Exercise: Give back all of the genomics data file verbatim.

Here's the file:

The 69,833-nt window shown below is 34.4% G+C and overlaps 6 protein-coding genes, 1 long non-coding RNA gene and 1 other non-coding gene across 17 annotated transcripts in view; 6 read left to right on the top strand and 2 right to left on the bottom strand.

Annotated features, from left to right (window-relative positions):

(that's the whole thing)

The 69,833-nt window shown below is 34.4% G+C and overlaps 6 protein-coding genes, 1 long non-coding RNA gene and 1 other non-coding gene across 17 annotated transcripts in view; 6 read left to right on the top strand and 2 right to left on the bottom strand.

Annotated features, from left to right (window-relative positions):